The LQG workshop entitled ``Frontiers of Loop Quantum Gravity" had 25 participants and the discussions centered among five topics of current interest: Phenomenology, Semiclassical Issues, Hamiltonian Constraint, Spin Foams and Future Directions. Each session was three hour long, with 2 short presentations and lots of discussion. On Friday Jan 30th, the workshop started with a presentation by Daniel Sudarsky on recent results that show that a low energy effective description in terms of a Lorentz violating theory (with a preferred frame) is already ruled out by existing experimental and theoretical bounds. This leads to a subtler possibility for manifestations of the discreetness coming from the Planck scale in the form of a Double Special Relativity (DSR) framework. L. Freidel gave a review talk on the two kinds of DSR theories which he called DSR-1 and DSR-2, and their prospects for becoming physically viable.
The Session on Semiclassical issues had two short presentations. Hanno Sahlmann gave a nice summary of the current approaches to construct semi-classical states of the theory, from the now classical weave states, gauge coherent states and shadow states to statistically generated states. Abhay Ashtekar gave a presentation on possible physical applications that the semiclassical states might try to attack; in particular the construction of states that approximate the Minkowski vacuum and the definition of effective potentials for scattering scenarios.
Spin Foams was the topic of the next session on Sat. Jan 31st, where Alejandro Perez gave a status report on the Barret Crane model. In particular, there was discussion on recent progress on the proper definition of the path integral measure for the Plebanski action and its possible relation to the elimination of bubble divergences when the symmetries of the system are properly addressed. The other important issue that was discussed was the dominance of degenerate configurations in the asymptotics of the terms that compose the state sum model. Louis Crane discussed possible new mathematical descriptions for spin foam models via an n-categorical approach.
In the Hamiltonian Constraint session, Abhay Ashtekar discussed the status of the so-called Thiemann-like Hamiltonians. Are they clinically dead? The consensus after the discussion was that they are still alive, and no fatal flaw has been found in the approach, even when there is still no agreement on the right way of finding a projector on physical states. Thomas Thiemann gave an introduction to the Master Constraint program, where the particular proposal for finding such operator seems to be very promising. It was agreed upon that this approach might shed light on defining the projector (via a spin foam model).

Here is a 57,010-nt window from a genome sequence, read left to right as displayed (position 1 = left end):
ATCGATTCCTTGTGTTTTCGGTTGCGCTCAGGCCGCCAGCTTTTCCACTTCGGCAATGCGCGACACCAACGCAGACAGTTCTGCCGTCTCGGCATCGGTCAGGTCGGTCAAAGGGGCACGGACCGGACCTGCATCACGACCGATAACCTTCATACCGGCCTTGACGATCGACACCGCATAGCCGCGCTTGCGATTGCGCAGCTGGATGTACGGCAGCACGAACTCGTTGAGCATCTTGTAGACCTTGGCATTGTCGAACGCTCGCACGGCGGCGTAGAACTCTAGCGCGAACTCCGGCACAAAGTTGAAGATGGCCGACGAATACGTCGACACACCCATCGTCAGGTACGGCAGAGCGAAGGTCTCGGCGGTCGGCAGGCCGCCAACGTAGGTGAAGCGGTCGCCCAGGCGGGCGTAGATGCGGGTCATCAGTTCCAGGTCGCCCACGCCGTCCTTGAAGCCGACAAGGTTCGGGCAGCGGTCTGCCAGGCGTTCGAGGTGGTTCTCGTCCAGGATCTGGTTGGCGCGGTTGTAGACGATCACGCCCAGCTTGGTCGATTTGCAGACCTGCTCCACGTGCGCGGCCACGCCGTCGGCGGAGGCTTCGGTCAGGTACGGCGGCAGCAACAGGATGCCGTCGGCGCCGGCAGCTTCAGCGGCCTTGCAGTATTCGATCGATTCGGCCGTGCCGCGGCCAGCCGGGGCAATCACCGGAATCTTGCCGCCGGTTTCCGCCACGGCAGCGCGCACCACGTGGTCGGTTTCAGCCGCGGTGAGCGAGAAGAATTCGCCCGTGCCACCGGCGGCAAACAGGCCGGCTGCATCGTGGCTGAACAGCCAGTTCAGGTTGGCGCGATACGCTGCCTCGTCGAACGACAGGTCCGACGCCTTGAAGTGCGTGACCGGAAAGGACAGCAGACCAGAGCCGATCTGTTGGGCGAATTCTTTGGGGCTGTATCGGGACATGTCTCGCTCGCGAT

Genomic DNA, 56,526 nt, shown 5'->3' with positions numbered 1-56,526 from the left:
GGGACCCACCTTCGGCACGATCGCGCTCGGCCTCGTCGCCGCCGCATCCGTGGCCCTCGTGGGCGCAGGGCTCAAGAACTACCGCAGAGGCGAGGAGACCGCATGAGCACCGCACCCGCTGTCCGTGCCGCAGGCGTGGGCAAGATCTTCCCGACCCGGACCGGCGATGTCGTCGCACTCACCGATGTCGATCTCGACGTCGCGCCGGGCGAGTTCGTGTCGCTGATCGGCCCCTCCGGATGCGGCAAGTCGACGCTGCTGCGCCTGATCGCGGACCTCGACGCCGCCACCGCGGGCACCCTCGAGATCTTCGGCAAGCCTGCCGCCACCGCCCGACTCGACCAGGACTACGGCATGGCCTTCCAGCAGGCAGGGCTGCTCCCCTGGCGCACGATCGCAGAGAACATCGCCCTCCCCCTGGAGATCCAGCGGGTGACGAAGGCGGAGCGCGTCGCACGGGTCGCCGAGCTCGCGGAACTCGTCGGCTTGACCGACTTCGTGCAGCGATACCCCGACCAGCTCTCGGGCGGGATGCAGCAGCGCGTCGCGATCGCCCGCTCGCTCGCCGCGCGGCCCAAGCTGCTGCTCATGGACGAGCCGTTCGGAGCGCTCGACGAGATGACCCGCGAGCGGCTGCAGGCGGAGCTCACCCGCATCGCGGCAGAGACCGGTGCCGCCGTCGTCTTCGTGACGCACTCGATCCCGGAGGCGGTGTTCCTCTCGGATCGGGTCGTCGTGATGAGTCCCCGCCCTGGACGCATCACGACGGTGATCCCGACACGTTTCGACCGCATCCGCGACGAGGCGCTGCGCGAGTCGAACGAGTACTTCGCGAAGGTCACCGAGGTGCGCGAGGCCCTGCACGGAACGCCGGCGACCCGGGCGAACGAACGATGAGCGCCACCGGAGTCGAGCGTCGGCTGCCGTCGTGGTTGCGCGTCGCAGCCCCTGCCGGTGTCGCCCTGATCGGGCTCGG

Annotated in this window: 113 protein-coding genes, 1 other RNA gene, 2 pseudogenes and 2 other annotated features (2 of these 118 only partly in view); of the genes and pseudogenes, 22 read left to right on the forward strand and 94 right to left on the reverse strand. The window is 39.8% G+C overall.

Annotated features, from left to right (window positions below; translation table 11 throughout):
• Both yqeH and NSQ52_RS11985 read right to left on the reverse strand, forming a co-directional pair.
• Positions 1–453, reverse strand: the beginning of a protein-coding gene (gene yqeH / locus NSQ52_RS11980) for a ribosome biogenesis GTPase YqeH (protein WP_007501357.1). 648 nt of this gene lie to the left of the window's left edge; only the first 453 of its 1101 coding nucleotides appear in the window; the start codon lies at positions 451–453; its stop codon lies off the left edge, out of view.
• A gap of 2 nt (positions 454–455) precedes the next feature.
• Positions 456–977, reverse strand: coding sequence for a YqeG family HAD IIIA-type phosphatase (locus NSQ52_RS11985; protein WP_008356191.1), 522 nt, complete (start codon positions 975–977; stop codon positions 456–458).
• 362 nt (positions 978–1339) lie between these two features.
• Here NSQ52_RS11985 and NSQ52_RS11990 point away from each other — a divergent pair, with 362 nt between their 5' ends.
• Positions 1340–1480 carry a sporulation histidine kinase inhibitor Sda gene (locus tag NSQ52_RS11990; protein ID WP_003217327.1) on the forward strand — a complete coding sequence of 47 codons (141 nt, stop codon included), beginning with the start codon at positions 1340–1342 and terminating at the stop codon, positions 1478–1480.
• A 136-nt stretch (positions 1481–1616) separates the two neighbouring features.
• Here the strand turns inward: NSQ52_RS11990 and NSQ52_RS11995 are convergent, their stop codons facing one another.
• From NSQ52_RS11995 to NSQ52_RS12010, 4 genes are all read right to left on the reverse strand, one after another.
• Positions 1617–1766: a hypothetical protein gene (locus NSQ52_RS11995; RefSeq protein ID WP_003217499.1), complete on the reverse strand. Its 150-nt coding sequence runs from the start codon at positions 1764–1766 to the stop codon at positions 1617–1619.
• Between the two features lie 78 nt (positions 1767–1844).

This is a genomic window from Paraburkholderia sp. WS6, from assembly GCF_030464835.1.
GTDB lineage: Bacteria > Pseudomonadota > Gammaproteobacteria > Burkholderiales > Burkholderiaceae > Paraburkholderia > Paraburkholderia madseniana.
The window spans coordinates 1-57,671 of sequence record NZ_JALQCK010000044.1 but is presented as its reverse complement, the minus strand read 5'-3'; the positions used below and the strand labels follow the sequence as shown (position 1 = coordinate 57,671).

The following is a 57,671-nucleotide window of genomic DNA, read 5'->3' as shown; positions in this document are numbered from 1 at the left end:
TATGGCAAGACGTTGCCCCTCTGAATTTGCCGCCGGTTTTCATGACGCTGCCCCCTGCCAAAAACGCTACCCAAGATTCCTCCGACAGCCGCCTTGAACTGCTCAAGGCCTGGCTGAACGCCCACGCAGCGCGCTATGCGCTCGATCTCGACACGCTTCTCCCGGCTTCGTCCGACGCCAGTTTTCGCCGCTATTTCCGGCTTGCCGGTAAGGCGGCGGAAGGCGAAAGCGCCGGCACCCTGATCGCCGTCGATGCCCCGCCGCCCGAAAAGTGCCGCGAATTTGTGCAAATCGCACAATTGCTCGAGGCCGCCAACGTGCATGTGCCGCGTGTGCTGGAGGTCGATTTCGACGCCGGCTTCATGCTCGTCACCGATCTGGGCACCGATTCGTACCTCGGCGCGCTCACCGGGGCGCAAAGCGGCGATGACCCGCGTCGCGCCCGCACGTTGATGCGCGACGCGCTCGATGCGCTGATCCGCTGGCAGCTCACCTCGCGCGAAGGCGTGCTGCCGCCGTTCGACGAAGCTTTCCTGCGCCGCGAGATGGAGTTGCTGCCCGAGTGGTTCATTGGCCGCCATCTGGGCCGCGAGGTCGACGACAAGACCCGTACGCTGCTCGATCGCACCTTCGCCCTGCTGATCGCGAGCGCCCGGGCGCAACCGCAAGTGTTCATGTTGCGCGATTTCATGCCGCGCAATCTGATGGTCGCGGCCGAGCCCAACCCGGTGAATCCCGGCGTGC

In the Morning of Sun Feb 1st Jorge Pullin gave a summary of the results that he and R. Gambini have found in defining consistent discretizations for quantum and classical gravity. In particular, he discussed some of its applications to quantum cosmology and decoherence. Abhay Ashtekar summarized what had been discussed in the workshop in the Concluding Remarks, and a general discussion followed. In particular, there was discussion about different possible discrete frameworks, observables associated to particles and the cosmological constant in gravity and the relation between spin foams and the continuum.
The general agreement between the participants was that the meeting was very productive for clarifying (and reaching consensus) on several conceptual and technical issues, and in defining direction in which we should focus our attention in the future. There was such excitement that this was dubbed the ``First NAFTA meeting on LQG" and the participants somewhat committed to followups to this workshop that would take place in Canada, the USA and México on a rotating basis.
On Monday Feb 2nd, the Ryan-fest was held at UNAM, to celebrate both Mike's 60th birthday and 30 years of his arrival to México. The program was divided into technical talks and more informal `anecdotic' ones: Abhay Ashtekar gave a seminar on Loop Quantum Cosmology followed by a talk on Non-commutative Quantum Cosmology by Octavio Obregon and later on by Richard Matzner on Linearizations and Hyperbolicity in Numerical Relativity. On the less technical side there were talks by Marcos Rosenbaum who described Mike's path during this last 30 years and his influence in starting and consolidating the gravity group at UNAM. Roberto Sussman gave us a student's perspective of Mike as a teacher in the `old times', and Jorge Pullin took us to a Journey of discovery through the eyes of Mike's papers of all times.
The final event was a two-day celebration for Marcos Rosenbaum who was responsible for the mere existence of the Institute for Nuclear Sciences (and the Gravity Department) as a research center, of which he was the director for 16 years. There were two kinds of talks: those by present and past University Officers (including the present and a former Rector), who highlighted Prof. Rosenbaum's service to the University at large. The second series of talks were of a scientific nature and were divided into the two main areas of research of Prof. Rosenbaum: General Relativity and Mathematical Physics. Among the invited speakers were Stanley Deser, Richard Matzner, Octavio Obregon and Raymundo Bautista. These talks were complemented by talks from `local' people such as M. Alcubierre, C. Chyssomalakos, M. Ryan, A. Turbiner and the author of this note.
What this series of events made clear for the participants was
that the Gravity Department at UNAM
http://www.nuclecu.unam.mx/~gravit, after only 30 years of its
birth, is now coming of age, fit and running. We wish the
department, and both Professors Ryan and Rosenbaum many more years
of healthy and productive life.